Hemitilapia oxyrhyncha is mouthbrooding cichlid found throughout Lake Malawi. This fish was first typed by Boulenger in 1902. Synonyms for this fish are Hemitilapia oxyrhynchus and Tilapia oxyrhynchus. Although this fish is rarely exported from the lake, lately (latter half of 2009) it has appeared on a few wholesalers lists.
Hemitilapia oxyrhyncha gets large and the common name "Giant Hap" is an apt one. Males get up to about 9 inches. Females stay quite a bit smaller, probably topping out at six inches.
Males can be very colorful with an overall blue sheen, and and red scale edges and anal fin. Green, yellow and orange speckles are found in the caudal fin. Males have feathery edges to the caudal and dorsal fins. The dorsal fin extends almost to the end of the tail.
Females (Right) have an tan-grey background with some large spots high up on the back.
Hemitilapia oxyrhyncha is an aggressive hap. As expected, males will fight with males, but it is not unusual to see females jaw locking, too.
I do not recommend keeping Hemitilapia oxyrhyncha with Malawi Peacocks (Aulonocara species). My experience is that they will harass conspecifics.
Hemitilapia oxyrhyncha is found throughout the lake, often closely associated with sandy-bottomed locations.
Hemitilapia oxyrhyncha are easy to care for, but a large tank at least six feet in length is recommended. They are fast swimmers which do not like to be crowded. Water conditions are identical for other Malawi cichlids . . . hard and 76 to 80F..
According to Fishbase, Hemitilapia oxyrhyncha "Inhabits sandy bottoms with swards of Vallisneria. Feeds by scraping epiphytic algae from the leaves, grasping a leaf in its mouth and working along it." Stomach content analysis included a lot of plant material. I suggest a balanced diet which includes lots of vegetable matter.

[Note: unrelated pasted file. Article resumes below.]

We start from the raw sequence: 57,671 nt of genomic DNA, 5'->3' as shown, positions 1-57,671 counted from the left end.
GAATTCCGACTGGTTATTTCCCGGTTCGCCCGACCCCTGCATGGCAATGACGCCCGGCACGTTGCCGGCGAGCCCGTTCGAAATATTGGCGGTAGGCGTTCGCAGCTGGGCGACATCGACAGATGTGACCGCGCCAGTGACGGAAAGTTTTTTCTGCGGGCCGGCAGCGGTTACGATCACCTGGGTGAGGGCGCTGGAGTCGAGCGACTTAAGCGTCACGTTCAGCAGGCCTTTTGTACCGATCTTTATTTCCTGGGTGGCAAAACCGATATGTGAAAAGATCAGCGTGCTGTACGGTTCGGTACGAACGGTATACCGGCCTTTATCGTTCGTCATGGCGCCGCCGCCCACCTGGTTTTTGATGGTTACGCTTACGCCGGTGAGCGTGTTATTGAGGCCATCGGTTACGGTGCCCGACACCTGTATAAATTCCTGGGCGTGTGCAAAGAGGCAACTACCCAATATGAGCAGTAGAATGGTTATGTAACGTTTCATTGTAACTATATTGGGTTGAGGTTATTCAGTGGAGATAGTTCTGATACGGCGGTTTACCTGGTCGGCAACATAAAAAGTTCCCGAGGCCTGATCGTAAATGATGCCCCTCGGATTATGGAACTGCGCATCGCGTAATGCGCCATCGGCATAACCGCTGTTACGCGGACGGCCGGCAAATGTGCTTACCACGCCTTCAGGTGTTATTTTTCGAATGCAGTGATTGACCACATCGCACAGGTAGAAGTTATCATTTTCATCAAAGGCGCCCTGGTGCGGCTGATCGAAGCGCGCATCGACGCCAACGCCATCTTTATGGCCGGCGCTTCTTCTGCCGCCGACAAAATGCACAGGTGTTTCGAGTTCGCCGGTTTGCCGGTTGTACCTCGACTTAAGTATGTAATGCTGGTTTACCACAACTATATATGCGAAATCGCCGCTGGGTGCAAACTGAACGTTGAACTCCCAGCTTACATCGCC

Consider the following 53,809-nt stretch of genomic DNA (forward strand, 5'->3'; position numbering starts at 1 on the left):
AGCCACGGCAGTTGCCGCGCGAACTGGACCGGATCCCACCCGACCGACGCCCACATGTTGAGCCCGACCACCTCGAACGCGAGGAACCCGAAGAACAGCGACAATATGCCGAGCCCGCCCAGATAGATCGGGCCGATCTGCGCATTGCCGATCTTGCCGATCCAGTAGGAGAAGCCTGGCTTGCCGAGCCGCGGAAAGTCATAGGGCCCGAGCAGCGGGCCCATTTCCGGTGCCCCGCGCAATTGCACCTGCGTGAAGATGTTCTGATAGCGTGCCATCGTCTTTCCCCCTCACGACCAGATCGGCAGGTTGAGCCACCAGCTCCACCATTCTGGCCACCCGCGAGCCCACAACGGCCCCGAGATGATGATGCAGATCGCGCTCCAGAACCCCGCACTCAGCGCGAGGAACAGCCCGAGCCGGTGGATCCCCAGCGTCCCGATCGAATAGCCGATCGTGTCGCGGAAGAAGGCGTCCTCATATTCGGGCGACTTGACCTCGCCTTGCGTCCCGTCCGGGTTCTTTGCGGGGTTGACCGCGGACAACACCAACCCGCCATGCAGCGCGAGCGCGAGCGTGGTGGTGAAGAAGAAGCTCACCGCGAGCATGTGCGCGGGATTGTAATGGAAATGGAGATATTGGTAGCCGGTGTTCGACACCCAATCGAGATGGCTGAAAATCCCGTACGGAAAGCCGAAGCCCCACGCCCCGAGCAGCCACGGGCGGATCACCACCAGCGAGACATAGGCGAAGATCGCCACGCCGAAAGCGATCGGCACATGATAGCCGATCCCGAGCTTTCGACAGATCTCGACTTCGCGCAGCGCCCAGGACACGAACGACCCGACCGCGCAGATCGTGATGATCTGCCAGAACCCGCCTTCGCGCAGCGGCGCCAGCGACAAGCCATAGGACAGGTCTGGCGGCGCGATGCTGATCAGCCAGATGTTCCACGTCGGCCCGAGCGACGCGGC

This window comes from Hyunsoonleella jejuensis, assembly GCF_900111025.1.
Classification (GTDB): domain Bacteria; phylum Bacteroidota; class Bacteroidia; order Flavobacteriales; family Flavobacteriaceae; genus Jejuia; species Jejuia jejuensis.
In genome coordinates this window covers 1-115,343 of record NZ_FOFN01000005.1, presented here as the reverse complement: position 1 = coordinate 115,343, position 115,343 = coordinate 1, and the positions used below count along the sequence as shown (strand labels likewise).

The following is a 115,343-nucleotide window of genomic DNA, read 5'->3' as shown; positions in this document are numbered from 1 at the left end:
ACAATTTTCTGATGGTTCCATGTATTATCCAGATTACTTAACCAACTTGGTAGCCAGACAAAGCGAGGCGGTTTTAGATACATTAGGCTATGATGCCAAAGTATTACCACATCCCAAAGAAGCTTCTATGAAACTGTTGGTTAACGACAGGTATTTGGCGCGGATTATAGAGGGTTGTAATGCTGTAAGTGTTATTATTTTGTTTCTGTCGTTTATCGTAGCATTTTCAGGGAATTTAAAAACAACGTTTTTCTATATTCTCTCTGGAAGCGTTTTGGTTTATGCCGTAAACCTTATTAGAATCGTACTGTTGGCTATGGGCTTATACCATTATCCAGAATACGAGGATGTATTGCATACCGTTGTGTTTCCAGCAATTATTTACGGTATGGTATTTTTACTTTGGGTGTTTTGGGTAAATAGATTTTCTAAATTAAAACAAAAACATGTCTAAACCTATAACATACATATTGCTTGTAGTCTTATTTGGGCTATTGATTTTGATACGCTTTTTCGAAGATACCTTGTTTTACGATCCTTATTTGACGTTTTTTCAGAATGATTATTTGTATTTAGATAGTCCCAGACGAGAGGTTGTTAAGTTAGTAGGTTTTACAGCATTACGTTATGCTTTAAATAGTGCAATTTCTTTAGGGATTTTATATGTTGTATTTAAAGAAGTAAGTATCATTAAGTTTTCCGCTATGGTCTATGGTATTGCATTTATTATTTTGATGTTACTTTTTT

I fed a variety of foods such as Dainichi Veggie Deluxe, HBH Graze, HBH Soft and Moist Veggie and the occasional treat of frozen Bloodworms.
I obtained a group of two male and three female F0 (wild) Hemitilapia oxyrhyncha from fellow GCCA member Mike Helford. Mike is often the first one in our club to get oddball Malawians. Fortunately, I had a trio of another oddball Malawian to trade to him (Mylochromis laterstriga) and soon the deal was done.
At the time, the dominant male was about six inches long. The males grew well, but it was a struggle to fatten up the females. To get the females in condition, I fed frozen bloodworms and a high-quality flake. I noticed the wild females rejected larger foods presented to them.
I held the fish for about six months before they bred for me. As an aside, I find the larger Malawian Haps do not reproduce nearly as often or as readily as Peacocks and Mbuna, and therefore are more challenging.
On December 20, 2009 I noticed a female holding before leaving for vacation.
Fortunately, when I returned a week later she was still holding like champ. On January 3, 2010, I netted out the female and stripped her of 28 large, 3/8 inch, golden-colored babies which still had a bit of an egg sack. By January 6, most of the egg sack had disappeared and the fry immediately were able to take baby brine shrimp.
Hemitilapia oxyrhyncha is not a fish you will find at the average pet shop. Colorful large males would be $50 to $75 US. Hemitilapia oxyrhyncha is available in the hobby at the time of this writing. I found wild fish in the $30 to $40 range.
Report January 2010 by Rick Borstein.